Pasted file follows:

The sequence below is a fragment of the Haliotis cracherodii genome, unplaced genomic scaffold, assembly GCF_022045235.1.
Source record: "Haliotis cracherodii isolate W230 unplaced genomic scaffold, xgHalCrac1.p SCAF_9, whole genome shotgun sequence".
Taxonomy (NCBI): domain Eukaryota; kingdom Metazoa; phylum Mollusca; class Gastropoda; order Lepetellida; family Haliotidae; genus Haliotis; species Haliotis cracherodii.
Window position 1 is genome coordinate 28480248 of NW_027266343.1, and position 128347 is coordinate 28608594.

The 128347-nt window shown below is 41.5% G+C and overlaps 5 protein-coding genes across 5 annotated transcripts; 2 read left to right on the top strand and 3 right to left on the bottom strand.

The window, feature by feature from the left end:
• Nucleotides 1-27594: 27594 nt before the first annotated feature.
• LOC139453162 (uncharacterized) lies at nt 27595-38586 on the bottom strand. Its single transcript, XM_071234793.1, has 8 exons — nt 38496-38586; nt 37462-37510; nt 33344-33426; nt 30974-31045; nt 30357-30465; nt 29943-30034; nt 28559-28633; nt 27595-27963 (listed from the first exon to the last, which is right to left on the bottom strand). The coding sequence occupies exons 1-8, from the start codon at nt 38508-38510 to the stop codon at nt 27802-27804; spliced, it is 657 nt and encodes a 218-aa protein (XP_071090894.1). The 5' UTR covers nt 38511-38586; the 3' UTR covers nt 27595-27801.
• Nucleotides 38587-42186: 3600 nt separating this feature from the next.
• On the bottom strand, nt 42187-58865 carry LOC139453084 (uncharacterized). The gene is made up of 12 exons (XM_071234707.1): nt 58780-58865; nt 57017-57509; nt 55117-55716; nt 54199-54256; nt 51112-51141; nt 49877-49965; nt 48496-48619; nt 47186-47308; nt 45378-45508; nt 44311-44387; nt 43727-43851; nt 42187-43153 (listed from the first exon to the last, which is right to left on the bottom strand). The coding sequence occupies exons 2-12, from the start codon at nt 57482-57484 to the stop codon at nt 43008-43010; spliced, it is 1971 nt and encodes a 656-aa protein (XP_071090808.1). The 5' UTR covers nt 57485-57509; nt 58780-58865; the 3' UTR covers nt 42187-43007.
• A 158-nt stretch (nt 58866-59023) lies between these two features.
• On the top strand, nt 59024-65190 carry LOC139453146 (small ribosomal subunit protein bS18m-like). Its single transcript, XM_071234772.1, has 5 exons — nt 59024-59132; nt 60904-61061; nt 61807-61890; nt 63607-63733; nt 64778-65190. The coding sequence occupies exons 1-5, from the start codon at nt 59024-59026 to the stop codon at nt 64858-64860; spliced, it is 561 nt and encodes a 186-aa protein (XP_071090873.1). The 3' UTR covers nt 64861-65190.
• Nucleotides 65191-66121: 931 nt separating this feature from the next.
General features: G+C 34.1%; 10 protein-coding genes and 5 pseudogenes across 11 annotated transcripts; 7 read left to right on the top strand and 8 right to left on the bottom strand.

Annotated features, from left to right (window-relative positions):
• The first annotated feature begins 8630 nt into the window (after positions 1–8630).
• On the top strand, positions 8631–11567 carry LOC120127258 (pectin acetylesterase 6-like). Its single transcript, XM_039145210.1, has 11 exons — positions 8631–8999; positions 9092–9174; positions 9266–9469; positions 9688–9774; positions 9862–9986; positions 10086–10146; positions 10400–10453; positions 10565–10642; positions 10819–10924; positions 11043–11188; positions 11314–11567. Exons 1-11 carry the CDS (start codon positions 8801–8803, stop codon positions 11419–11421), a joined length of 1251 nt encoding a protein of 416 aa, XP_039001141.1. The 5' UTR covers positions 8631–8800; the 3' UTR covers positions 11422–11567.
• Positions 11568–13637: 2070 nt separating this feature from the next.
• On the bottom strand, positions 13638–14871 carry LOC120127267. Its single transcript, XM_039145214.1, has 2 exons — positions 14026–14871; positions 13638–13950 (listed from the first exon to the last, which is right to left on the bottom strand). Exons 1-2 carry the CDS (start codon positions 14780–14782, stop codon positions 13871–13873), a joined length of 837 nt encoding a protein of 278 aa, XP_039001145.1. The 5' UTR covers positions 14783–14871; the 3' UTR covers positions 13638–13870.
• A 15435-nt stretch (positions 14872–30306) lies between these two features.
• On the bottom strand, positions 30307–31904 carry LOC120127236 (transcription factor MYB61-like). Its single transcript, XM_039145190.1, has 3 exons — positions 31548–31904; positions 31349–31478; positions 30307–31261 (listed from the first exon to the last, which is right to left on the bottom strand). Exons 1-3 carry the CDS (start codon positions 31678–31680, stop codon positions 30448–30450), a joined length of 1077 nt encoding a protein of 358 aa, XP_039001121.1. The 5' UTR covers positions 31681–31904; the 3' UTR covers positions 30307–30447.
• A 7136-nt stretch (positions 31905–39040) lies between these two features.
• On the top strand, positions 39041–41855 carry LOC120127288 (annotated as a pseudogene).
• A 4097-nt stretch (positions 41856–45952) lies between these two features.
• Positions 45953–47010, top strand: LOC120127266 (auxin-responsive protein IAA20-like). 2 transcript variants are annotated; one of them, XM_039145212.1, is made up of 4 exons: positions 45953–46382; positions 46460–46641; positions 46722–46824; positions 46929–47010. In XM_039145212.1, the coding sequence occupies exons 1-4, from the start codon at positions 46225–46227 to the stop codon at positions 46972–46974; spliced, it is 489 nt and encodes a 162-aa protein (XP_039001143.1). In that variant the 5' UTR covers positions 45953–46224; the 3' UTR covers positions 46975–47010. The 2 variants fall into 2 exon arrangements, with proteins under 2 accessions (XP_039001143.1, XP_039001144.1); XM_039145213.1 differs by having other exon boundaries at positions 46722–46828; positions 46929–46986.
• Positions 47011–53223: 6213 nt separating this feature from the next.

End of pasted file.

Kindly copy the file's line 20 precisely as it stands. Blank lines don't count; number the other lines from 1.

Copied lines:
• A 15435-nt stretch (positions 14872–30306) lies between these two features.